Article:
My first chemistry teacher was actually the cheerleading coach. She was the only person who I'm quite confident knew less than I did, or do, know about chemistry. And I harbor no ill will there - chemistry is poorly presented at BEST in public school in general. No one should or could have been interested in it at my high school in the year (redacted.)
I remember vividly (as does my poor father) dissolving into giggles that got me kicked out of class at the WORDS molality and molarity. My children's book-soaked brain could do nothing but conjure up images of tiny moles with pointy faces doing ridiculous things when I heard these words and I could no longer concentrate.
My second chemistry teacher (how did I last that long??) made a long speech by (insert your favorite politician here) seem FASCINATING.
I didn't stand a chance.
And then - far too late in my life - came Walter White.
Walter White was the FIRST person in my life who made me appreciate chemistry. No - he made me LOVE chemistry. If only my class had featured dissolving a drug dealer in an inappropriate container one of the examples - I might have become a scientist.
Unbeknownst to me, the cheerleading coach and the drone, I actually had already been well versed in chemistry prior to meeting Walter White through my art supplies - alcohol and water, alkyds, properties of salt + pigment, yada yada - but to me those were practical matters needed for my projects - not scientific or academic pursuits.
So this weekend, as I donned about 400 pairs of latex gloves to do all the turkey prep and food prep for the holiday, I was in frequent contact with the box of gloves. (I never cook without gloves - my kitchen could double as a makeshift surgical unit.)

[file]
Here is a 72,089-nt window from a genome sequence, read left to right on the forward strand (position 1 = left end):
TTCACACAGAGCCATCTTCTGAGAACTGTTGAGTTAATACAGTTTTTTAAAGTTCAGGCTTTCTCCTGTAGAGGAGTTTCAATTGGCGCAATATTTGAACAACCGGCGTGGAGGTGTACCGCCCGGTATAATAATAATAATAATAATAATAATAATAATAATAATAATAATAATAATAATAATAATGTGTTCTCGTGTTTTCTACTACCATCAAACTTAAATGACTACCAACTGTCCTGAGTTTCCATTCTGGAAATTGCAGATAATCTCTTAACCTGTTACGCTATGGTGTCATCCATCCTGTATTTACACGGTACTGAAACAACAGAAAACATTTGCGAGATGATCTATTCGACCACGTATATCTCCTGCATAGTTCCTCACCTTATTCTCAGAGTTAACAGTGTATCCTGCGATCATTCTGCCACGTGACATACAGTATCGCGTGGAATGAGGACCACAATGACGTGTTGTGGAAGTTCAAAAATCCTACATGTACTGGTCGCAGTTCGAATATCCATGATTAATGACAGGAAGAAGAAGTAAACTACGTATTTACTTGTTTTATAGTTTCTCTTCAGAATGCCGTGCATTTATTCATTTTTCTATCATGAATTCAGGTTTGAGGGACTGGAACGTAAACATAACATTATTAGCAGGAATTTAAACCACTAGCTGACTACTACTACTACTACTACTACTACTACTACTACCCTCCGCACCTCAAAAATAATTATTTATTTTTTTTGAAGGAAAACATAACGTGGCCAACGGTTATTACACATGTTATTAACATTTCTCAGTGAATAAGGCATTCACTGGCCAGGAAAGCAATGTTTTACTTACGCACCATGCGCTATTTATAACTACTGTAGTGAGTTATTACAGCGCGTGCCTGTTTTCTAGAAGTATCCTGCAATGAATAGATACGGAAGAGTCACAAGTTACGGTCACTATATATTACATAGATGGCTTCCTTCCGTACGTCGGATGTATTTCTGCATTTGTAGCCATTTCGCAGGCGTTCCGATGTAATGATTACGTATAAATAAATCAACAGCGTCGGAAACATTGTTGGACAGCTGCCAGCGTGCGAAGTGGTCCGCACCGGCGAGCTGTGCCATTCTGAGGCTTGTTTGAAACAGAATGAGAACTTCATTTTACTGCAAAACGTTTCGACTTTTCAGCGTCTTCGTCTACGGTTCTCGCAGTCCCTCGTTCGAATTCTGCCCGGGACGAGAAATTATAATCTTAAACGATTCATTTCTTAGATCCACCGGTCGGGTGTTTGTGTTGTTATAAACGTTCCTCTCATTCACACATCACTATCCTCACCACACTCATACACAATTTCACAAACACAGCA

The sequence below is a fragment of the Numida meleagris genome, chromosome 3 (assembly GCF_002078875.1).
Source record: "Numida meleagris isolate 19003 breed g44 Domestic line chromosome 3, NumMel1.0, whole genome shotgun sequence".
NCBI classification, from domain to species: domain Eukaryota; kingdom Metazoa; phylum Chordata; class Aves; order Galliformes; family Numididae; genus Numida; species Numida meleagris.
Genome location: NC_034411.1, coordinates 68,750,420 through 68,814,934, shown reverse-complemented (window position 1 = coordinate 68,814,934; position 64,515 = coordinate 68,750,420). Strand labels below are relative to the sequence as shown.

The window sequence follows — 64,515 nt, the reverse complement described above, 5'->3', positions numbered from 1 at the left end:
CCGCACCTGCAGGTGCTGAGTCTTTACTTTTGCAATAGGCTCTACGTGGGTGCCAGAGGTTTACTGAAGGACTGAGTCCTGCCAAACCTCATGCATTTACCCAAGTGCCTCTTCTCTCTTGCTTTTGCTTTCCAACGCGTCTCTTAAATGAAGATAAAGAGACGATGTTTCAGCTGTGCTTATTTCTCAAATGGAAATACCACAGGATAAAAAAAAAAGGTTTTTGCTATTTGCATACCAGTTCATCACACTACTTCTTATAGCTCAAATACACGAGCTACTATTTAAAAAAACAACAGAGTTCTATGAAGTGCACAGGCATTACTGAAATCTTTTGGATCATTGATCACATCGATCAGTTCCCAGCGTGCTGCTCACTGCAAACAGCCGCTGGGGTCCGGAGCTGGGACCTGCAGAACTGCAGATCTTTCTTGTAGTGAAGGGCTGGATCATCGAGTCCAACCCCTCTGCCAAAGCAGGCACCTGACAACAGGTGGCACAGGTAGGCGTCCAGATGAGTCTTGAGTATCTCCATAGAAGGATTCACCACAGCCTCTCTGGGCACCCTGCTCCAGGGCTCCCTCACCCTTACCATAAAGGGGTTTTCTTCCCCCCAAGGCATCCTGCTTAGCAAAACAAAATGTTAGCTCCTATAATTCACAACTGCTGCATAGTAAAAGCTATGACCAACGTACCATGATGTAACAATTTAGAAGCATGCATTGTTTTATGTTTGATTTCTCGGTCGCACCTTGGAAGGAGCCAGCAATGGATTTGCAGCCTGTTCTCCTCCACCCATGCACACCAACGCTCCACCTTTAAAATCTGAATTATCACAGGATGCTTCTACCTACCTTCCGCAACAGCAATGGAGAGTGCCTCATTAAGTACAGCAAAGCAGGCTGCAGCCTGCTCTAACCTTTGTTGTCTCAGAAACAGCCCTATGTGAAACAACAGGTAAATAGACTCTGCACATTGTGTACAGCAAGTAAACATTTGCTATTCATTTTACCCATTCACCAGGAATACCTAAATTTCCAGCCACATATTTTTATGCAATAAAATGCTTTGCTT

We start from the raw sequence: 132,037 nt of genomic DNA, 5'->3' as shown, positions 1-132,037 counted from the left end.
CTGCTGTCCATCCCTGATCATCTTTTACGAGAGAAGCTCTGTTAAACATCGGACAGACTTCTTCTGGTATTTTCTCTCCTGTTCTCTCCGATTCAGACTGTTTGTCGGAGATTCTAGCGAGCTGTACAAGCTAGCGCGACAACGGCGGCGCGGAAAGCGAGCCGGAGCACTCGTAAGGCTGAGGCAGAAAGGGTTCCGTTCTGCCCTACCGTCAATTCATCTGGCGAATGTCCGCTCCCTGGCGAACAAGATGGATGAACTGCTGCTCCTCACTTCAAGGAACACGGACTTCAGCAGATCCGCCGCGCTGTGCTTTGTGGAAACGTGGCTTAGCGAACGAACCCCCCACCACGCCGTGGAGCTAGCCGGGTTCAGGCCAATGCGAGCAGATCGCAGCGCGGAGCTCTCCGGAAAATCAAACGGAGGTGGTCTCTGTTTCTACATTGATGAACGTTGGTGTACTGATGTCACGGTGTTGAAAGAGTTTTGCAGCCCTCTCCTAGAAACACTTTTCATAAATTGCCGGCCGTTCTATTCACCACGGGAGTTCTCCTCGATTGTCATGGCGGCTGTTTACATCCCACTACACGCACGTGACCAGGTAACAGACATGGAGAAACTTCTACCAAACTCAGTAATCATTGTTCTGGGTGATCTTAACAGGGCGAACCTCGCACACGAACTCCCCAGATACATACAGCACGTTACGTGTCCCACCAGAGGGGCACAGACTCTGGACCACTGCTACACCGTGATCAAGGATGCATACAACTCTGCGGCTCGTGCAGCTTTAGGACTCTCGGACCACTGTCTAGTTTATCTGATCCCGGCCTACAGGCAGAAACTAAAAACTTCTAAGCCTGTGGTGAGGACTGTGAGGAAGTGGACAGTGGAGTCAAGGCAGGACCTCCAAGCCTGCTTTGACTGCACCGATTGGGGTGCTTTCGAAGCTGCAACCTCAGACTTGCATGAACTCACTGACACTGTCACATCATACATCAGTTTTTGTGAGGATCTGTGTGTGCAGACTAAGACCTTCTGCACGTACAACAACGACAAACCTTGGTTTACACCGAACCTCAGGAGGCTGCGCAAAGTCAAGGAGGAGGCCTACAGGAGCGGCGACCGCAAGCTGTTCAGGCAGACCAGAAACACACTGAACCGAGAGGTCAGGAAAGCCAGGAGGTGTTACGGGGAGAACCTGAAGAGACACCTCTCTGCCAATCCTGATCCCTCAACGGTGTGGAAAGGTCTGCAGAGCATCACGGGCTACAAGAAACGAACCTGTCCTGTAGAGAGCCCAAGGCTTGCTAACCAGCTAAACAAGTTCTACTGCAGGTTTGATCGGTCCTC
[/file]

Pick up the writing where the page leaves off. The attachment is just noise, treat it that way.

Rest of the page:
The box says that petroleum products can dissolve latex.
A light went off.
Kristina Werner had told me that the latex polish barrier she had painted on my fingers before she did her awesome manicure was like "masking fluid for nails."
I had a paintbrush that I had used to apply masking fluid for this card that was 100% gummed up. But I couldn't bring myself to throw it away.
Everyone tells you to designate a paintbrush for masking fluid, but that doesn't really make sense to me because they are so gummy and gross you don't want to use them again. So I refused to give up on this brush. Stubbornly. Against my better judgement.
I soaked it in various solvents I had around my house (Murphy's Oil Soap, Goo Gone) and nothing worked. I still couldn't throw the little guy out. He had served me well. He was a nice, straight edged shader. I sort of loved him.
But when I reached for the millionth glove during turkey prep and saw the warning, I thought of my sad, gummy brush, and I SQUIRRELED off my turkey task to grab the brush, a tsp of Vaseline and a red solo cup. Side note - this is why dinner is never ready at a time that is acceptable to less artistic types. You've been warned.
I made sure the brush was totally coated in Vaseline and put the cup in my closet and forgot about it. Until today.
OMG ALL the gum is gone and it's like a brand new brush!!!!
THIS is practical chemistry, my people.
THIS is interesting.
THIS is the opposite of charts and books and long speeches with molarity, molality, Avogadro's number and other natterings.
THIS is something that makes sense to me.
Give me more of this.
PS - you need to wash it in Dawn (Vaseline's mortal enemy, so technically the friend of latex, right? Or am I confusing Shakespeare and some chemist? ) after this to restore its fluff.
PPS - if you have a latex allergy and can't use Tombow Mono Multi (it does contain latex), then try the new Fine-Tip Glue Pen, which is latex-free.
That's my revelation for the week.
And entirely unrelated to that, a frosted watercolor card for you today.
Built for Free Using: My Stampin Blog
I colored this card on Periscope if you want to watch how it comes together - and the first scope got interrupted by a phone call, so it's broken into two parts.
Here's Part I.
Here's Part II.
I'm off to learn more practical chemistry so that I can have a storage unit filled with cash.
I am the Danger. At least as far as masking fluid is concerned.